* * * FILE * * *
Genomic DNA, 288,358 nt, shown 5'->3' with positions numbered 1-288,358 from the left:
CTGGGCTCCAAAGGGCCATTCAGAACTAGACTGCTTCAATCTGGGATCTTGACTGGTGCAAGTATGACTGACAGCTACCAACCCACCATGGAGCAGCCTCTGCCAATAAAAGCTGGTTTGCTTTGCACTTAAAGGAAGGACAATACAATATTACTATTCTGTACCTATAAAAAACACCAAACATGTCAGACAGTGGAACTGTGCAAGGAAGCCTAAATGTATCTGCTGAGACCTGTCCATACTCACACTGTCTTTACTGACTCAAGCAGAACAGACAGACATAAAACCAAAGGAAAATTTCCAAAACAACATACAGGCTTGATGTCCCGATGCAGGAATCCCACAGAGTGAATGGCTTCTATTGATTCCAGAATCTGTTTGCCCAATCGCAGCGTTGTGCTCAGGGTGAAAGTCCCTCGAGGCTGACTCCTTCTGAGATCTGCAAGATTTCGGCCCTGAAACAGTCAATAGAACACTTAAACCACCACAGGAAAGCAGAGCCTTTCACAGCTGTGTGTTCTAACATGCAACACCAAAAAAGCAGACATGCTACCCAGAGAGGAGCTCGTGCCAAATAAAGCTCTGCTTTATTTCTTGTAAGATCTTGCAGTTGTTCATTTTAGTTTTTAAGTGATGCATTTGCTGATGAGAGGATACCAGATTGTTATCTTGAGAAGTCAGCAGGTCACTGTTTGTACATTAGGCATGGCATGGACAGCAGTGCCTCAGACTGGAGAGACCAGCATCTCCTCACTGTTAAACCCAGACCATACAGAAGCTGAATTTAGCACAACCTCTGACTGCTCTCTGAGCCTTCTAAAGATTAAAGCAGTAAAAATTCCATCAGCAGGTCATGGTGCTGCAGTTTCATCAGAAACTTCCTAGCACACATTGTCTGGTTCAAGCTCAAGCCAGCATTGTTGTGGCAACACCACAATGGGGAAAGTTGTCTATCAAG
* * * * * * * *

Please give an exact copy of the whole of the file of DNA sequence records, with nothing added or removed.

Genomic DNA, 288,358 nt, shown 5'->3' with positions numbered 1-288,358 from the left:
CTGGGCTCCAAAGGGCCATTCAGAACTAGACTGCTTCAATCTGGGATCTTGACTGGTGCAAGTATGACTGACAGCTACCAACCCACCATGGAGCAGCCTCTGCCAATAAAAGCTGGTTTGCTTTGCACTTAAAGGAAGGACAATACAATATTACTATTCTGTACCTATAAAAAACACCAAACATGTCAGACAGTGGAACTGTGCAAGGAAGCCTAAATGTATCTGCTGAGACCTGTCCATACTCACACTGTCTTTACTGACTCAAGCAGAACAGACAGACATAAAACCAAAGGAAAATTTCCAAAACAACATACAGGCTTGATGTCCCGATGCAGGAATCCCACAGAGTGAATGGCTTCTATTGATTCCAGAATCTGTTTGCCCAATCGCAGCGTTGTGCTCAGGGTGAAAGTCCCTCGAGGCTGACTCCTTCTGAGATCTGCAAGATTTCGGCCCTGAAACAGTCAATAGAACACTTAAACCACCACAGGAAAGCAGAGCCTTTCACAGCTGTGTGTTCTAACATGCAACACCAAAAAAGCAGACATGCTACCCAGAGAGGAGCTCGTGCCAAATAAAGCTCTGCTTTATTTCTTGTAAGATCTTGCAGTTGTTCATTTTAGTTTTTAAGTGATGCATTTGCTGATGAGAGGATACCAGATTGTTATCTTGAGAAGTCAGCAGGTCACTGTTTGTACATTAGGCATGGCATGGACAGCAGTGCCTCAGACTGGAGAGACCAGCATCTCCTCACTGTTAAACCCAGACCATACAGAAGCTGAATTTAGCACAACCTCTGACTGCTCTCTGAGCCTTCTAAAGATTAAAGCAGTAAAAATTCCATCAGCAGGTCATGGTGCTGCAGTTTCATCAGAAACTTCCTAGCACACATTGTCTGGTTCAAGCTCAAGCCAGCATTGTTGTGGCAACACCACAATGGGGAAAGTTGTCTATCAAG